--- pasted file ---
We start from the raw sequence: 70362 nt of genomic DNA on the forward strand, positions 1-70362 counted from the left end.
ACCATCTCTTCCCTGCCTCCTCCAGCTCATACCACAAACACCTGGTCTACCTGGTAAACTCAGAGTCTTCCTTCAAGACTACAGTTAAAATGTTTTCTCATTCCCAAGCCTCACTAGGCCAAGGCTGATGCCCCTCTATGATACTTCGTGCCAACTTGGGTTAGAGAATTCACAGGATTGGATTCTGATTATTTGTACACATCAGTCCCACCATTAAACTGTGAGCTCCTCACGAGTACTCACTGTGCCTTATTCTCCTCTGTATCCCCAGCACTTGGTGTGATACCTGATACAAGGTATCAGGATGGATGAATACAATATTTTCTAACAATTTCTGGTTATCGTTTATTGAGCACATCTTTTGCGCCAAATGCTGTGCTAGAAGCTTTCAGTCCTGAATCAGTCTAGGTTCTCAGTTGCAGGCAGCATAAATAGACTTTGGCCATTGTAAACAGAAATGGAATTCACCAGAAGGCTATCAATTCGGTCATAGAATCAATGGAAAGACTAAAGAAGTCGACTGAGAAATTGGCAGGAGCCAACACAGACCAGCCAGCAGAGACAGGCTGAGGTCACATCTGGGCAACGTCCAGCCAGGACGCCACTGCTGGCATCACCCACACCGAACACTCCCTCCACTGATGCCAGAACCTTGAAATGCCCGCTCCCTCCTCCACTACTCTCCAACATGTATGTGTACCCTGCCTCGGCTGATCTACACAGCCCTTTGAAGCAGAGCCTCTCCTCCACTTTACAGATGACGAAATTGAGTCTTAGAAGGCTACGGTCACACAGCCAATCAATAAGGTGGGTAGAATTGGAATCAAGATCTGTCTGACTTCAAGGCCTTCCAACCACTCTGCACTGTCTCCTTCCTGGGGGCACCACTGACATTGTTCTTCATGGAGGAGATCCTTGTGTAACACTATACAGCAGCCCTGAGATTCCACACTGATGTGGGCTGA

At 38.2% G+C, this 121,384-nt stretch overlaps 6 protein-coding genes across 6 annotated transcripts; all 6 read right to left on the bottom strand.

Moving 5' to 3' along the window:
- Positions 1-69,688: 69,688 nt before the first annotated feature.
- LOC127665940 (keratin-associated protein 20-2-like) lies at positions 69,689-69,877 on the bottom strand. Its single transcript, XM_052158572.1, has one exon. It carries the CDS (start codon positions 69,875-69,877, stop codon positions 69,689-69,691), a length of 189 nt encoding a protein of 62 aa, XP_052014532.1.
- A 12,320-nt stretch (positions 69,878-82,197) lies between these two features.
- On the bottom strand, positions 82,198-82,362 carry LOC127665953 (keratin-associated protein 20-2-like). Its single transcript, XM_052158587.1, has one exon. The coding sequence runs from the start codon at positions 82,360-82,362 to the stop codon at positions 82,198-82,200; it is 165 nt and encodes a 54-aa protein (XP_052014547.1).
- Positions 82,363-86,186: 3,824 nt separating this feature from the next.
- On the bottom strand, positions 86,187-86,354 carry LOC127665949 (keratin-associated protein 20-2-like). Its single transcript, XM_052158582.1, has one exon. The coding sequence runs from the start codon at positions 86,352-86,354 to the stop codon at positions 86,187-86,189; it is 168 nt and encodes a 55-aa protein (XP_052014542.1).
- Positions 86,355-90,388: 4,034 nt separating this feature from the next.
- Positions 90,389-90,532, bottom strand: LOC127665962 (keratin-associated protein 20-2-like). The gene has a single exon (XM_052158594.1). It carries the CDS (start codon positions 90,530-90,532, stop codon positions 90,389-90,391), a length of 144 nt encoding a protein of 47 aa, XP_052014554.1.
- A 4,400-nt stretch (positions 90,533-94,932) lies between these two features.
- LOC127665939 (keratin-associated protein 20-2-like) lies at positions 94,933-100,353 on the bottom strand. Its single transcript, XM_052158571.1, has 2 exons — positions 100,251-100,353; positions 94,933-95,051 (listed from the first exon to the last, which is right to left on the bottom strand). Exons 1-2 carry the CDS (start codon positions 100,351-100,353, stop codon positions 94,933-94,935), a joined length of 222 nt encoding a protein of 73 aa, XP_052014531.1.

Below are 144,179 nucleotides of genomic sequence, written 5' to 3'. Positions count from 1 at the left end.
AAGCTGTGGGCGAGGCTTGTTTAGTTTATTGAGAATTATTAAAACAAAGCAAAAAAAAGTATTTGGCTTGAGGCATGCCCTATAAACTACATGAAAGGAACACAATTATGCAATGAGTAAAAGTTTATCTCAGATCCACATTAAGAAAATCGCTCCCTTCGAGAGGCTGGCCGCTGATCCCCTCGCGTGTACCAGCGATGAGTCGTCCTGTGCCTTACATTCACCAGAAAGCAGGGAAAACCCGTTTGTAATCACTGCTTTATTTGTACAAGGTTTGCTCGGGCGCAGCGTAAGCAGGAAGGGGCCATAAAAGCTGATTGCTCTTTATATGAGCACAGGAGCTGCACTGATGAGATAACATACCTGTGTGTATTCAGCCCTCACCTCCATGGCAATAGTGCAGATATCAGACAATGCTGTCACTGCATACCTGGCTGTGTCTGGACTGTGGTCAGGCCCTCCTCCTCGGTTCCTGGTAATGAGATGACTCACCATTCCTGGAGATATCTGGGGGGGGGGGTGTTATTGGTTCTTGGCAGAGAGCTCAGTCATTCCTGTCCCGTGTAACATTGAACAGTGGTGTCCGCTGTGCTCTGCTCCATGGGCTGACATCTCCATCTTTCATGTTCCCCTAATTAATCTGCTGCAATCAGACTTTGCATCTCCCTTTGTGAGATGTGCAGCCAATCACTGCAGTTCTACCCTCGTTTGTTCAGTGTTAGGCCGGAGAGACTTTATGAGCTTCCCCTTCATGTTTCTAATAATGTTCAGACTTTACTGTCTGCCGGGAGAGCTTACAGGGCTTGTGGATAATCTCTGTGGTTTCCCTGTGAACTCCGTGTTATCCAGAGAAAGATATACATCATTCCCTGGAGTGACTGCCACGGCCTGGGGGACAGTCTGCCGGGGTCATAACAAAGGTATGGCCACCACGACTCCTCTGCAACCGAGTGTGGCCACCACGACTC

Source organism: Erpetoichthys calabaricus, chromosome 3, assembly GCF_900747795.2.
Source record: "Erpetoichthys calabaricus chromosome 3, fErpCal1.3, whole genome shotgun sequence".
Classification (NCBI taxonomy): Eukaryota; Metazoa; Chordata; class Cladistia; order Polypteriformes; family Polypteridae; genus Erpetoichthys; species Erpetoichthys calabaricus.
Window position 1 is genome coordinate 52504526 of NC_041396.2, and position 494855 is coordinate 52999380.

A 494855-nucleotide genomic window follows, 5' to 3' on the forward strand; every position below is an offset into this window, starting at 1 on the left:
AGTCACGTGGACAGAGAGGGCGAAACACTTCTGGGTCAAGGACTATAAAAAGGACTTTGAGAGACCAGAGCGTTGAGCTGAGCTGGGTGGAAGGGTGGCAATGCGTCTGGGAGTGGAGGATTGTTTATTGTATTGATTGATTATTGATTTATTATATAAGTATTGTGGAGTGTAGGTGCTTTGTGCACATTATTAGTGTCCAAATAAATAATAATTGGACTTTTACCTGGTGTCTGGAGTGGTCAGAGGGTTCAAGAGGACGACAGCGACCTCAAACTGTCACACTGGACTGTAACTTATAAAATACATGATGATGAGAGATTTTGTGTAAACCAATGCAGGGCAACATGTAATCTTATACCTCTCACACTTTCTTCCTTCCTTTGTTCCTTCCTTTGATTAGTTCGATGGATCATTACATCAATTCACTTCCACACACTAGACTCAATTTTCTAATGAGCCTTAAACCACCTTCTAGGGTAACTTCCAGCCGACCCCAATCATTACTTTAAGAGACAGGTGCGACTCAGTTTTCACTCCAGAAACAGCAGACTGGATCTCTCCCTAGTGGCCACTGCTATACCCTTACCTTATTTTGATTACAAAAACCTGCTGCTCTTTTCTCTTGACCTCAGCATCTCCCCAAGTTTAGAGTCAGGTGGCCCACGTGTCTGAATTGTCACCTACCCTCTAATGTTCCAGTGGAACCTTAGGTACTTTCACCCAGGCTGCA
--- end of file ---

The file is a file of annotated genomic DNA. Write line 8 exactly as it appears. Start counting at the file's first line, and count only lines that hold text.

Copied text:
- On the bottom strand, positions 82,198-82,362 carry LOC127665953 (keratin-associated protein 20-2-like). Its single transcript, XM_052158587.1, has one exon. The coding sequence runs from the start codon at positions 82,360-82,362 to the stop codon at positions 82,198-82,200; it is 165 nt and encodes a 54-aa protein (XP_052014547.1).